Traditionally to solve the problem of weight differences between climbers, a load is added to the belayer to make them “heavier.” Alternatively, the belayer can be anchored in to a solid object, such as a tree or a boulder. Sandbags and other kinds of anchors are utilized in gyms, at the crag, and climbing destinations around the world. This common issue has never been addressed from the other side of the problem — the climber’s side — until now.
An “Ohm” is a unit of measurement for resistance — a fitting name for this innovative product. The Ohm serves as friction-adding device that assists with stopping rope movement. It functions by enclosing the lead rope within a camming function that is activated in the event of a fall.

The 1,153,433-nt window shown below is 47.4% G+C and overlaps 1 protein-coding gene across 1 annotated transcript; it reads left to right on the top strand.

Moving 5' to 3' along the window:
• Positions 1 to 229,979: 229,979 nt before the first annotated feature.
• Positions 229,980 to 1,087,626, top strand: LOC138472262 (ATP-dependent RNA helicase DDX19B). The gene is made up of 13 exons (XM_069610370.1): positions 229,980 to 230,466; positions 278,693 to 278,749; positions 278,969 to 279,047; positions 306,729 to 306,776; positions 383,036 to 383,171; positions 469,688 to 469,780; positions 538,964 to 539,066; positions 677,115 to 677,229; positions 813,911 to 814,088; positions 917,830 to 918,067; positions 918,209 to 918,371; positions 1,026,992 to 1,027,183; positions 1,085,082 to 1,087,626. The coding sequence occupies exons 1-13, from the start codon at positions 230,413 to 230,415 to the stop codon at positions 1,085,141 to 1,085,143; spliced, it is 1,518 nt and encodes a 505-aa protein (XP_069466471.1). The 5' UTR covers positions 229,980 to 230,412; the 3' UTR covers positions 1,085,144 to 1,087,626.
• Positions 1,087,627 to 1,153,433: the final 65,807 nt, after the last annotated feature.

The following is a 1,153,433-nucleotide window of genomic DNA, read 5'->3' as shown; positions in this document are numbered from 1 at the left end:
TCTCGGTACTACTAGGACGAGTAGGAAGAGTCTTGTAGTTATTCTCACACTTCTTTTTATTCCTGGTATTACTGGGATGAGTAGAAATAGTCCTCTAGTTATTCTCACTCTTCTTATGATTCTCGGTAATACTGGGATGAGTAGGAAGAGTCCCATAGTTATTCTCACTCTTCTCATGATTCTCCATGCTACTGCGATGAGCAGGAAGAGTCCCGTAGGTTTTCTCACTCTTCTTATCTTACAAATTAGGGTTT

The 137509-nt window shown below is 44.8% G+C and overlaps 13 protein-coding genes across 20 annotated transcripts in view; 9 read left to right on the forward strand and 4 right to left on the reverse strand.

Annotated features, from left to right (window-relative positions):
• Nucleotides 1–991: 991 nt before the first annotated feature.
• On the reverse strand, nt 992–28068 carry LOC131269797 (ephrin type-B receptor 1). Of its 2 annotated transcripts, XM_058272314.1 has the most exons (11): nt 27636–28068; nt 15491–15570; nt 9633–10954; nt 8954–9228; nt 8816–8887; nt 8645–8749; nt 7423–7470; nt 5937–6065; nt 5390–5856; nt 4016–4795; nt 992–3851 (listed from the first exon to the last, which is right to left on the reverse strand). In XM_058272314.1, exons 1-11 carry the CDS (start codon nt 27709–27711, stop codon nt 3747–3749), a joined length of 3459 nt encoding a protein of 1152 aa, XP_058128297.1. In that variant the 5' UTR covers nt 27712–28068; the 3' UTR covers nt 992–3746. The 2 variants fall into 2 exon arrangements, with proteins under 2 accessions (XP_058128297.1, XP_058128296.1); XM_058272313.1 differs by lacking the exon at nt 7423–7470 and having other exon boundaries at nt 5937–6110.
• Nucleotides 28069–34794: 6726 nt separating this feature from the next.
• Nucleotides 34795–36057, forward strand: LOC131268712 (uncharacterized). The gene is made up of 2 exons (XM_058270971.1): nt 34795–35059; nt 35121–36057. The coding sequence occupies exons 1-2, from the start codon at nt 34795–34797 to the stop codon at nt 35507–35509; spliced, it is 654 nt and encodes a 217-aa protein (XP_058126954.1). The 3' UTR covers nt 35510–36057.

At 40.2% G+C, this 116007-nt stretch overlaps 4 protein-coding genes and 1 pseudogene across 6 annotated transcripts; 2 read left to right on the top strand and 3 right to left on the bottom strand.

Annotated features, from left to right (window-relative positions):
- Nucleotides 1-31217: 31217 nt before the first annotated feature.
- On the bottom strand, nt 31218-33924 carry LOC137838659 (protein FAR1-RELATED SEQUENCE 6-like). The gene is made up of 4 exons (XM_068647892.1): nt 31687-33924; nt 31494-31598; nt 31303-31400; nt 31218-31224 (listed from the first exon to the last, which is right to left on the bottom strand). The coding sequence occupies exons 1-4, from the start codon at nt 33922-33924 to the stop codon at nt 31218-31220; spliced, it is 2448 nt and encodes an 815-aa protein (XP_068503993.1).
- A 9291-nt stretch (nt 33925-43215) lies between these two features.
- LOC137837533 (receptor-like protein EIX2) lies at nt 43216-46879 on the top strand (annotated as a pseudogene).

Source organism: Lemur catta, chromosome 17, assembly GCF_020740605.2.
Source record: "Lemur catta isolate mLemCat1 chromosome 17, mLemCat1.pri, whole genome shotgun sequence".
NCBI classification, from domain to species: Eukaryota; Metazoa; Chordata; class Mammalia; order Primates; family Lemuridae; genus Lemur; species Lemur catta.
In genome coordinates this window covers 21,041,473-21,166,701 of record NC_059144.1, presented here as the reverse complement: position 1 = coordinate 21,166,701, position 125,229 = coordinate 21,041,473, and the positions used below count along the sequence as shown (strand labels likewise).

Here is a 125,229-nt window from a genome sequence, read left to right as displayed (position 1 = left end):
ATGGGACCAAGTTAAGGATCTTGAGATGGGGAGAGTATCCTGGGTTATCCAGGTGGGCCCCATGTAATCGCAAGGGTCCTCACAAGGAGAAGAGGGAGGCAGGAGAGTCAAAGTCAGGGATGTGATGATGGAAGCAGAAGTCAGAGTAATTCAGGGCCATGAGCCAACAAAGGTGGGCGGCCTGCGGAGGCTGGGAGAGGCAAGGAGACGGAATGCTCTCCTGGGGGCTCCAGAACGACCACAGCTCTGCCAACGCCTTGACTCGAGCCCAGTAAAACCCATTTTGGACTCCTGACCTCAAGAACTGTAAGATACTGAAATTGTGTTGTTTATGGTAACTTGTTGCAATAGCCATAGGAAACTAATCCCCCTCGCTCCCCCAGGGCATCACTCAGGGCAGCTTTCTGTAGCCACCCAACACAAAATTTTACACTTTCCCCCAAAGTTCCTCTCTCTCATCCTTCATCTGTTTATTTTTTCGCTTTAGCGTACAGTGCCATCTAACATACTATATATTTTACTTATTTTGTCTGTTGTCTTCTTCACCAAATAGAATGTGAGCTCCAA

The Ohm needs to be clipped into a quickdraw which is then attached to the first bolt on a climbing route. This ensures protection beginning the moment a climber is officially “on belay.” The Ohm attributes to increased friction which allows the lighter belayer to catch the heavier climber without being pulled off the ground.
The company assures climbers the device does not hinder normal climbing movement in any way. Rope is still able to be played out freely by the belayer and pulled up easily by the climber.
This resistance-adding feature also helps with the lowering process. The extra friction on the rope allows belayers to lower heavier climbers in a safer, more controlled fashion.
The Ohm is most useful on vertical routes, such as in the gym or at a sport crag. The straighter the line, the less resistance there will be in the system, allowing the Ohm to work to its optimum potential. The device can be purchased for $130 through REI’s website.
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